Lotta Faust

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Lotta Faust
Lotta Faust 1.jpg
Everybody's Magazine 1903
Born (1880-02-08)February 8, 1880
Brooklyn, New York, United States
Died January 26, 1910(1910-01-26) (aged 29)
New York City, New York, United States
Occupation Actress, Dancer, and Singer

Paul Schindler

Richard Ling

Lotta Faust (February 8, 1880[1] January 25, 1910)[2] was an American actress, dancer, and singer from Brooklyn, New York.[1] She performed an interpretation of the Salome dance based on the Salome (1893) by Oscar Wilde.[2]

Faust attended public schools in Brooklyn. Her first employment was working as a cash girl in a Brooklyn department store. She worked there until she went on stage at the age of 16.[1]


Her first appearance in theater came in The Sunshine of Paradise Alley (1896), produced by Denman Thompson. In September 1901 she acted the role of Geraldine Fair in The Liberty Belles. The play had nine writers and composers, including Harry B. Smith, the primary librettist. Aine Lauchaume wrote most of the music. It was produced at the Madison Square Theatre,[3] 24th Street, 5th Avenue and Madison Avenue.[4]

She became popular in The Wizard of Oz (1904 - 1905), in which she sang the Sammy song. After this she joined the company of Joe Weber and appeared in Wonderland (1905). Later she was among the cast of The White Hen (1907), staged by Louis Mann at the Casino Theatre,[1] Broadway at 39th Street.[5]

In 1907 she was in the troupe of Lew Fields in The Girl Behind The Counter (1907 - 1908), The Mimic World in 1908 and The Midnight Sons in 1909.[6] For the rest of her life she worked with Fields and in productions of the Shubert Theatre.[1]


Faust's vaudeville career began at the Casino Theatre with the introduction of a unique cake walk. She teamed with Frank Bernard for this dance in April 1900.[7] In August 1908 she appeared at the Casino Theatre.[8] During an interview she admitted to being unaware of the Biblical story of Salome. Her rendition of the Salome dance came from what she was told regarding the Wilde play. She said she as if she really were the 14-year-old Salome while she was dancing on stage. She experienced both the horror and fascination during her performances. For each appearance Faust danced as if she would never be able to repeat what she was doing. There were a number of other women who presented their versions of the Salome dance in the same era as Faust. Among these were Eva Tanguay, Vera Olcott, and Gertrude H. Hoffman.[8] Faust eventually was in a vaudeville show which featured her as a singer.[1]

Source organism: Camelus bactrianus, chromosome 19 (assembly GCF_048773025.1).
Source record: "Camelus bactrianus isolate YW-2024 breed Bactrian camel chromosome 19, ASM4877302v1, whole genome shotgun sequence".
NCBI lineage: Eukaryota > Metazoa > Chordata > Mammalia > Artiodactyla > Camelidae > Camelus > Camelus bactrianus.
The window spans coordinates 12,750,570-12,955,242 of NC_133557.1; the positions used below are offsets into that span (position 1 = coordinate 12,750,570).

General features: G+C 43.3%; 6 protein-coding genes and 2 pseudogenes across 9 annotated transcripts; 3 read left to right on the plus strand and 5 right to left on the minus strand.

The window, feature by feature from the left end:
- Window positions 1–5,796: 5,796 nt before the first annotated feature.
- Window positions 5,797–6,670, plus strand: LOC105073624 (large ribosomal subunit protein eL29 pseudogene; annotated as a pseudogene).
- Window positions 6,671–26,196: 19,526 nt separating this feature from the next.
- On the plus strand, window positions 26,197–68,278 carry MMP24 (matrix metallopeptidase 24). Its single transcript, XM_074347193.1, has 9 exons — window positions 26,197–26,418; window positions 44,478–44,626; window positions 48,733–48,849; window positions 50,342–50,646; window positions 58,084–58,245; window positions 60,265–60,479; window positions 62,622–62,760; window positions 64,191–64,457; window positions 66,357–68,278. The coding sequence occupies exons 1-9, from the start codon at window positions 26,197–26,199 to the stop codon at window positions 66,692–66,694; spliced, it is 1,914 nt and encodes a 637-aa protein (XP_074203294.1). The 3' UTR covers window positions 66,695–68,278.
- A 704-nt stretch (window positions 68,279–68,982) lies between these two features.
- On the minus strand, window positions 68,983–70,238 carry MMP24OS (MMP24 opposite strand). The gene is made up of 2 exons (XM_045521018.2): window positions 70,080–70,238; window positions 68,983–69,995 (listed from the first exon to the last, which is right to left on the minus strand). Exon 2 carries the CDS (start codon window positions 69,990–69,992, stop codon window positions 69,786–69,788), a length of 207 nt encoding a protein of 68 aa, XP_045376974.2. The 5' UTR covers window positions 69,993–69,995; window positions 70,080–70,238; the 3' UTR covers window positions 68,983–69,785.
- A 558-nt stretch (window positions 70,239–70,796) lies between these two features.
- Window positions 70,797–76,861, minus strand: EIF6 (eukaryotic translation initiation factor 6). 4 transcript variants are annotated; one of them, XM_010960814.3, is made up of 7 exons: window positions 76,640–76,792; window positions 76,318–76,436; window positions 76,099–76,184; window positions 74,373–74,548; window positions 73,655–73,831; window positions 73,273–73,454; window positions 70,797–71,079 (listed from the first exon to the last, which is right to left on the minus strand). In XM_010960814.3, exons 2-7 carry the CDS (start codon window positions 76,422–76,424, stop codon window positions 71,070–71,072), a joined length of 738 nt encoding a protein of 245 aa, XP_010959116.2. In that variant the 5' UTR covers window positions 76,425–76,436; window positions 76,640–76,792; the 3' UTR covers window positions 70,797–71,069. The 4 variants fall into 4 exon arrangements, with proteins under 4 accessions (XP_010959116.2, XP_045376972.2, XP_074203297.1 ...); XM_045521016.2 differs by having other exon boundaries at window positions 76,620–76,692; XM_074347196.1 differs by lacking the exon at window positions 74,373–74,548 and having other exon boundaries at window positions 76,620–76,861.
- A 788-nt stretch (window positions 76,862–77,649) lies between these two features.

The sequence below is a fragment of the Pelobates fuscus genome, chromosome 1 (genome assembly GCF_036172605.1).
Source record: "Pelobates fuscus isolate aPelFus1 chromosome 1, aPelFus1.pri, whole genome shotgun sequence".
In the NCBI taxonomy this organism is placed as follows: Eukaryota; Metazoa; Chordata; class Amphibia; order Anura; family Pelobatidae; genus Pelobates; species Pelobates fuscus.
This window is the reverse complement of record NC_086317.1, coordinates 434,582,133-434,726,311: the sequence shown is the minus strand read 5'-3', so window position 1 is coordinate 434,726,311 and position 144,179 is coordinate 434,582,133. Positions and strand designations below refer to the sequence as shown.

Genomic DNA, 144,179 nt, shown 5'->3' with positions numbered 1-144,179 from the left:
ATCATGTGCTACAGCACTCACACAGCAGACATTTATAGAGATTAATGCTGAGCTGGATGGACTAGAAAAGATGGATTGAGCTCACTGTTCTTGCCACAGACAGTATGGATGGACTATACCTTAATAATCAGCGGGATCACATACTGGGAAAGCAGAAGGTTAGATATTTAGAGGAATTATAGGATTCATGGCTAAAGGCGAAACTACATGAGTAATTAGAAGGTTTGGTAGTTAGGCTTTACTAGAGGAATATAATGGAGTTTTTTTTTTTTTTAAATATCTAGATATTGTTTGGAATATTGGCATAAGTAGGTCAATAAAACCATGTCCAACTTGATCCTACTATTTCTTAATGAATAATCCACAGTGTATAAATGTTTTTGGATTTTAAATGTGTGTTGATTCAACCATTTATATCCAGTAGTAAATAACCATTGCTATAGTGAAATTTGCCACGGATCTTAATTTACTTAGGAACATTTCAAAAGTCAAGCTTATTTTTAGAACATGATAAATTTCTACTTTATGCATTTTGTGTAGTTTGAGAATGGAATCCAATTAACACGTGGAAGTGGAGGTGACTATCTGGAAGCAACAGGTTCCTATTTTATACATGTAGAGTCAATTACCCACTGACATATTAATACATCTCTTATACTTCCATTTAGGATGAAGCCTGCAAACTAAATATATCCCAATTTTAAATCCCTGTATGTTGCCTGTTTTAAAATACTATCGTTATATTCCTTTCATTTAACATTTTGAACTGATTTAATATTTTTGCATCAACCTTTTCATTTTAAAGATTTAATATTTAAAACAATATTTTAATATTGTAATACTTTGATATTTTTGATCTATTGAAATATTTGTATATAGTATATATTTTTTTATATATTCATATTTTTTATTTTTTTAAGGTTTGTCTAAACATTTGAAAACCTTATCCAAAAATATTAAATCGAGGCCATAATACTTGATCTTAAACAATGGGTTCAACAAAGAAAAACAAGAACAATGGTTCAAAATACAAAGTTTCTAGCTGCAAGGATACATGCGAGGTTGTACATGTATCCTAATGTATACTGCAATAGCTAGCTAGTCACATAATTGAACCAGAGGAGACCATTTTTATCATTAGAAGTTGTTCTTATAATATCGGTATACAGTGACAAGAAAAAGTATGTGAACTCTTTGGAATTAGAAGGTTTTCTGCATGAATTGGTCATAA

She was married twice. Her first husband was Paul Schindler, a musical director, whom she divorced in 1902. Her second husband was singer and comedian Richard Ling.[1] However, in between marriages the beautiful Faust was popular with men. John Barrymore in recalling her is quoted as saying that "he used to grab a lotta back", this when dancing with the actress and because Faust had a penchant for wearing dresses with large open backs.


Faust died in January 1910 at a sanitarium on 33 East 33rd Street in New York City. The cause of death was pneumonia which resulted from an operation she had several weeks earlier. Just before she became ill, she played a primary role in The Midnight Sons. She sued Ling for divorce a short while before her death.[1]

Faust was engaged to Malcolm A. Strauss, an illustrator, at the time of her death. He resided at 30 West 40th Street, Manhattan. Strauss painted a posthumous portrait of Faust. It was sold and the proceeds given to Faust's parents at a benefit.[9]

See also[edit]


  1. ^ a b c d e f g h Lotta Faust Dead, New York Times, January 26, 1910, pg. 9.
  2. ^ a b In Memoriam, New York Times, January 25, 1913, pg. 15.
  3. ^ The Liberty Belles, New York Times, September 19, 1901, pg. 19.
  4. ^ EJ Phillips Manhattan Retrieved on 12-29-07.
  5. ^ Casino Theatre, Demolished Broadway Theaters C-D, Retrieved on 12-29-07.
  6. ^ A Pictorial History of American Theatre, Chilton, 1960, pgs. 65,66,102,104,106,108,109
  7. ^ This Week's New Bills, New York Times, April 29, 1900, pg. 18.
  8. ^ a b Behind The Scenes With Five Salomes, Syracuse Herald, Sunday Morning, August 30, 1908, pg. 18.
  9. ^ Malcolm A. Strauss Weds, New York Times, June 14, 1911, pg. 9.

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